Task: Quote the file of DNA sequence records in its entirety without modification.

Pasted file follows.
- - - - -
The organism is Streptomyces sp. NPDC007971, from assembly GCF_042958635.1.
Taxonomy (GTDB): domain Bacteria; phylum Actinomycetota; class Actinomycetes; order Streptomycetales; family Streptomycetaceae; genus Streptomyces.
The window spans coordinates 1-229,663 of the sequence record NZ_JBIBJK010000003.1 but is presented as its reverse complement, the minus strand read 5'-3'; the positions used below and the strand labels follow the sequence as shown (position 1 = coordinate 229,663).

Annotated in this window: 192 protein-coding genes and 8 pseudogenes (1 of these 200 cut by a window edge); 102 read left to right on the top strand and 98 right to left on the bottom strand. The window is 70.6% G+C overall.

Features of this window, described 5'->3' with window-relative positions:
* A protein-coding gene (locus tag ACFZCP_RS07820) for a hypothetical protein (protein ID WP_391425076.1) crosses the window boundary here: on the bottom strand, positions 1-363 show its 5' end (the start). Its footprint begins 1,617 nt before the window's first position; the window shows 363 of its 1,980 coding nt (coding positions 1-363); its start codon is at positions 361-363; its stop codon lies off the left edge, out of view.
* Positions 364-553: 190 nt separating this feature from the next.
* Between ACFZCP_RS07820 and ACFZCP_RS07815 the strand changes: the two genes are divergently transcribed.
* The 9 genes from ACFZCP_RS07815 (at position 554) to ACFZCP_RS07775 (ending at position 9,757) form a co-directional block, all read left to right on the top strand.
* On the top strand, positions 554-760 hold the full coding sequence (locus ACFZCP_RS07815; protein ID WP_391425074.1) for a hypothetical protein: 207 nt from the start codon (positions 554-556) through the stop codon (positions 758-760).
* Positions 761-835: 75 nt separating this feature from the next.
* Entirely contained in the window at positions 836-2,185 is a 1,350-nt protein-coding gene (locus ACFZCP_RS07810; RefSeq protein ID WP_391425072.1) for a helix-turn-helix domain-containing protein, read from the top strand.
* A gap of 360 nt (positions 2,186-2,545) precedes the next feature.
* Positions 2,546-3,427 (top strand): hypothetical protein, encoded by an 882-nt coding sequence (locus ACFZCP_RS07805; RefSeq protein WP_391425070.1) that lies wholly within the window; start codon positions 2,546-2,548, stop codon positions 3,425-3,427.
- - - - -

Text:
The organism is Streptomyces sp. NPDC007971, from assembly GCF_042958635.1.
Taxonomy (GTDB): domain Bacteria; phylum Actinomycetota; class Actinomycetes; order Streptomycetales; family Streptomycetaceae; genus Streptomyces.
The window spans coordinates 1-229,663 of the sequence record NZ_JBIBJK010000003.1 but is presented as its reverse complement, the minus strand read 5'-3'; the positions used below and the strand labels follow the sequence as shown (position 1 = coordinate 229,663).

Annotated in this window: 192 protein-coding genes and 8 pseudogenes (1 of these 200 cut by a window edge); 102 read left to right on the top strand and 98 right to left on the bottom strand. The window is 70.6% G+C overall.

Features of this window, described 5'->3' with window-relative positions:
* A protein-coding gene (locus tag ACFZCP_RS07820) for a hypothetical protein (protein ID WP_391425076.1) crosses the window boundary here: on the bottom strand, positions 1-363 show its 5' end (the start). Its footprint begins 1,617 nt before the window's first position; the window shows 363 of its 1,980 coding nt (coding positions 1-363); its start codon is at positions 361-363; its stop codon lies off the left edge, out of view.
* Positions 364-553: 190 nt separating this feature from the next.
* Between ACFZCP_RS07820 and ACFZCP_RS07815 the strand changes: the two genes are divergently transcribed.
* The 9 genes from ACFZCP_RS07815 (at position 554) to ACFZCP_RS07775 (ending at position 9,757) form a co-directional block, all read left to right on the top strand.
* On the top strand, positions 554-760 hold the full coding sequence (locus ACFZCP_RS07815; protein ID WP_391425074.1) for a hypothetical protein: 207 nt from the start codon (positions 554-556) through the stop codon (positions 758-760).
* Positions 761-835: 75 nt separating this feature from the next.
* Entirely contained in the window at positions 836-2,185 is a 1,350-nt protein-coding gene (locus ACFZCP_RS07810; RefSeq protein ID WP_391425072.1) for a helix-turn-helix domain-containing protein, read from the top strand.
* A gap of 360 nt (positions 2,186-2,545) precedes the next feature.
* Positions 2,546-3,427 (top strand): hypothetical protein, encoded by an 882-nt coding sequence (locus ACFZCP_RS07805; RefSeq protein WP_391425070.1) that lies wholly within the window; start codon positions 2,546-2,548, stop codon positions 3,425-3,427.